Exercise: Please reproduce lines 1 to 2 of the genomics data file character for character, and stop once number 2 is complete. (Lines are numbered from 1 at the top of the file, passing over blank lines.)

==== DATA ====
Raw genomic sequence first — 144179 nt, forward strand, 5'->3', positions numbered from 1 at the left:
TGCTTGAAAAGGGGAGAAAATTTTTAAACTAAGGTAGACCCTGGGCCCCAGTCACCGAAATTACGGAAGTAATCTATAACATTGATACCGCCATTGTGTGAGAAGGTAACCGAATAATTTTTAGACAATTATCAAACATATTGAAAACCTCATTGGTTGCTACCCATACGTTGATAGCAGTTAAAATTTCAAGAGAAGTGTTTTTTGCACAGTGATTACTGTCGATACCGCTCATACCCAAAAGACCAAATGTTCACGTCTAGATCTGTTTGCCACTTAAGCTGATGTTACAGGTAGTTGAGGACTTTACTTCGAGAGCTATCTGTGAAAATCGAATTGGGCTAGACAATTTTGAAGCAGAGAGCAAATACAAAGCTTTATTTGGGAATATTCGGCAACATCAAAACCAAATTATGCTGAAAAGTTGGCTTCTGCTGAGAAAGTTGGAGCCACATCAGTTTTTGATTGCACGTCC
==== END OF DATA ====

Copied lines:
Raw genomic sequence first — 144179 nt, forward strand, 5'->3', positions numbered from 1 at the left:
TGCTTGAAAAGGGGAGAAAATTTTTAAACTAAGGTAGACCCTGGGCCCCAGTCACCGAAATTACGGAAGTAATCTATAACATTGATACCGCCATTGTGTGAGAAGGTAACCGAATAATTTTTAGACAATTATCAAACATATTGAAAACCTCATTGGTTGCTACCCATACGTTGATAGCAGTTAAAATTTCAAGAGAAGTGTTTTTTGCACAGTGATTACTGTCGATACCGCTCATACCCAAAAGACCAAATGTTCACGTCTAGATCTGTTTGCCACTTAAGCTGATGTTACAGGTAGTTGAGGACTTTACTTCGAGAGCTATCTGTGAAAATCGAATTGGGCTAGACAATTTTGAAGCAGAGAGCAAATACAAAGCTTTATTTGGGAATATTCGGCAACATCAAAACCAAATTATGCTGAAAAGTTGGCTTCTGCTGAGAAAGTTGGAGCCACATCAGTTTTTGATTGCACGTCC